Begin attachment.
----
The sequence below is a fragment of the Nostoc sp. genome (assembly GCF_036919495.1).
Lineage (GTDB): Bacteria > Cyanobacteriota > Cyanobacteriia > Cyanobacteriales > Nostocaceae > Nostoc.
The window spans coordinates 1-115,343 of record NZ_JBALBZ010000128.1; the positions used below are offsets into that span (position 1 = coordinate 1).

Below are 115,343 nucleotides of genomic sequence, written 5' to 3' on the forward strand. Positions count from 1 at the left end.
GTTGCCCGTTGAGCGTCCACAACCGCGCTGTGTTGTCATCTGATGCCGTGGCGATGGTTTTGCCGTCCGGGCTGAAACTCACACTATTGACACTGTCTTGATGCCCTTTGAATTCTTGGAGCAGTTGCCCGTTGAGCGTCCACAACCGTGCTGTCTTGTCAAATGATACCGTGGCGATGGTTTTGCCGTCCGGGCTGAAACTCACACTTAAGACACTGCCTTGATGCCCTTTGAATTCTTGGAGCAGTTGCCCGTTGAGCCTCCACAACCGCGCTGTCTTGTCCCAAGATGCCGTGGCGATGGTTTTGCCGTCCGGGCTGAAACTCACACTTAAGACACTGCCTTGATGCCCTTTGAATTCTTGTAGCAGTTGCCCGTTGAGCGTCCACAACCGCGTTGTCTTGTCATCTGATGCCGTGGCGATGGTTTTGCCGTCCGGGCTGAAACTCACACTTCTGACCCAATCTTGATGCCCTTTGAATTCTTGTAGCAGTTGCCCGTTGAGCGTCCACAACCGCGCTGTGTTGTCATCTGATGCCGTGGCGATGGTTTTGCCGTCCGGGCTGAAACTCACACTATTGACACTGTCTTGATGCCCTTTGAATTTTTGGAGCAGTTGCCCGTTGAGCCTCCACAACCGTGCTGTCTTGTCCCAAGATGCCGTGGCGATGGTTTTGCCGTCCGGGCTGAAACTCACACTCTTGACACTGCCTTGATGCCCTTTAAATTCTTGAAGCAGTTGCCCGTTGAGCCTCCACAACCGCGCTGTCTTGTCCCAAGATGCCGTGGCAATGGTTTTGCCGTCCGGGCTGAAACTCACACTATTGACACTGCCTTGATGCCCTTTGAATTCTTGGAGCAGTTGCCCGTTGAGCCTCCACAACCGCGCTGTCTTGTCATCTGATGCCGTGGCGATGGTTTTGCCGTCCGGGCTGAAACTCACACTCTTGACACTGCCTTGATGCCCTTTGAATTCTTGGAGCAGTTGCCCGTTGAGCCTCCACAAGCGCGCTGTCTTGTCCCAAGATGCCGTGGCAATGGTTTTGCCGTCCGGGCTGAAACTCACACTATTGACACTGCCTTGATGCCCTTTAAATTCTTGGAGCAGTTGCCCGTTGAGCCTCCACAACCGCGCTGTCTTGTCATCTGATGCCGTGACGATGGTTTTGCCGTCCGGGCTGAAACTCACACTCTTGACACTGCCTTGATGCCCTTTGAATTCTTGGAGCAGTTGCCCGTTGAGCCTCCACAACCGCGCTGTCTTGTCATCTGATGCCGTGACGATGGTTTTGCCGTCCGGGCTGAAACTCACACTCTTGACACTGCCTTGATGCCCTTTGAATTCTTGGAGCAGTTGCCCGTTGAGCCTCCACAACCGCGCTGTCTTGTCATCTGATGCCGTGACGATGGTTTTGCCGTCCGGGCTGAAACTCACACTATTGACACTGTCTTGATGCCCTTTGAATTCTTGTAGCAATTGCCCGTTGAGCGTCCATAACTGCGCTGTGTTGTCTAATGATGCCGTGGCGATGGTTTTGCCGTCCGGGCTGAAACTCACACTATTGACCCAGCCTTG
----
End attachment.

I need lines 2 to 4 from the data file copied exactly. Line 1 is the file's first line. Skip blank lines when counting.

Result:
Lineage (GTDB): Bacteria > Cyanobacteriota > Cyanobacteriia > Cyanobacteriales > Nostocaceae > Nostoc.
The window spans coordinates 1-115,343 of record NZ_JBALBZ010000128.1; the positions used below are offsets into that span (position 1 = coordinate 1).

Below are 115,343 nucleotides of genomic sequence, written 5' to 3' on the forward strand. Positions count from 1 at the left end.